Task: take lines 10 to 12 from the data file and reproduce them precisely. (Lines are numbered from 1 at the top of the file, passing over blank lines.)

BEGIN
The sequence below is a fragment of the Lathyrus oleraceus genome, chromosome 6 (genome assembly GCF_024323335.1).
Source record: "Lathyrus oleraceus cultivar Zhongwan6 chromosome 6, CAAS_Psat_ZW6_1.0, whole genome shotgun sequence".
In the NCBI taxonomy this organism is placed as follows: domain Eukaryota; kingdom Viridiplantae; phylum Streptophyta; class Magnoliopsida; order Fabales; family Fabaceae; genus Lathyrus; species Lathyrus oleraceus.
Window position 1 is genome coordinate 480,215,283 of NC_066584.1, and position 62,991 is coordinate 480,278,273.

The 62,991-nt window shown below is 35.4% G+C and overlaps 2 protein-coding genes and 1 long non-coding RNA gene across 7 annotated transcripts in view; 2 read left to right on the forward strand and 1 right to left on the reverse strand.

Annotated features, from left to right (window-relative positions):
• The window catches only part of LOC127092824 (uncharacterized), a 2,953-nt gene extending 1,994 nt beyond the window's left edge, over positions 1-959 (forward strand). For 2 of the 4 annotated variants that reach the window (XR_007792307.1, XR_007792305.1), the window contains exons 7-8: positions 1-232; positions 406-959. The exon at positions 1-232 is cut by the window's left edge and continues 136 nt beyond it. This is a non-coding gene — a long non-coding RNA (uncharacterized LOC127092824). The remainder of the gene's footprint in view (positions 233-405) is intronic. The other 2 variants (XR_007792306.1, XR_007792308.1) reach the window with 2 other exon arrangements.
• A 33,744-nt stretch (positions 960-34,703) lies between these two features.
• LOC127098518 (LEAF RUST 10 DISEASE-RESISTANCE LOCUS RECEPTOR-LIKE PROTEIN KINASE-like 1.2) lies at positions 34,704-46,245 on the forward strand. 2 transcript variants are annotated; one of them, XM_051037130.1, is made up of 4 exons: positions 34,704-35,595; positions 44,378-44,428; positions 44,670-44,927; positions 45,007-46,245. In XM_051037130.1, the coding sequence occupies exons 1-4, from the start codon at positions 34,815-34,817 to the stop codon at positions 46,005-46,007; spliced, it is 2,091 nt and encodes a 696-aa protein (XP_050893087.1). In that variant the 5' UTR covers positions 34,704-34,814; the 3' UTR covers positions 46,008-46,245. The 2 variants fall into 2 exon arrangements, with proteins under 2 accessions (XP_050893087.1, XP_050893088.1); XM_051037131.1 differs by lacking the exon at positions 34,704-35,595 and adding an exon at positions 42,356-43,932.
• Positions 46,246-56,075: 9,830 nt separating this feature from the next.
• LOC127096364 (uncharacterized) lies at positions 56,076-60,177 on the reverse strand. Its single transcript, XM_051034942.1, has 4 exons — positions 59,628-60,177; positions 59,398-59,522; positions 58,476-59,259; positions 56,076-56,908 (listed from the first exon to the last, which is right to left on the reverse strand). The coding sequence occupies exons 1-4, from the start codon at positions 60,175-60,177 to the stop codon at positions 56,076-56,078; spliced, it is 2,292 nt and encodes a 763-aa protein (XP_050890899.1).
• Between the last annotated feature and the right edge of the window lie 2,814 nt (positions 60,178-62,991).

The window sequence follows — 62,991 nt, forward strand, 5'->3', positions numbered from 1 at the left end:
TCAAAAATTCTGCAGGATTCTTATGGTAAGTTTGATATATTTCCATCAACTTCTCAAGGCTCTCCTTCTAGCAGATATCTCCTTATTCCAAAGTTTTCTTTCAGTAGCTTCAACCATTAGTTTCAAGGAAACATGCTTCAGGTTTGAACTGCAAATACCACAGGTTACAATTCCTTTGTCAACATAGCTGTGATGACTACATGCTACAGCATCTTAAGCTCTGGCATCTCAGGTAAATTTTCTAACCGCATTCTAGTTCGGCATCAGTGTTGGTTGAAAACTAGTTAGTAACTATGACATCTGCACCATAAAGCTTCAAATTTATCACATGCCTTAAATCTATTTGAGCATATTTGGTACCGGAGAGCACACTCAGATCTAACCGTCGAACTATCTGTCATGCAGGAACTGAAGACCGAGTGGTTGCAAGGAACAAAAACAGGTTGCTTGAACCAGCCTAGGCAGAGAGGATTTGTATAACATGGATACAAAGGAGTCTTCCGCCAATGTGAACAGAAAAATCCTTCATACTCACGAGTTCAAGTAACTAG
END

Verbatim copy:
• Positions 46,246-56,075: 9,830 nt separating this feature from the next.
• LOC127096364 (uncharacterized) lies at positions 56,076-60,177 on the reverse strand. Its single transcript, XM_051034942.1, has 4 exons — positions 59,628-60,177; positions 59,398-59,522; positions 58,476-59,259; positions 56,076-56,908 (listed from the first exon to the last, which is right to left on the reverse strand). The coding sequence occupies exons 1-4, from the start codon at positions 60,175-60,177 to the stop codon at positions 56,076-56,078; spliced, it is 2,292 nt and encodes a 763-aa protein (XP_050890899.1).
• Between the last annotated feature and the right edge of the window lie 2,814 nt (positions 60,178-62,991).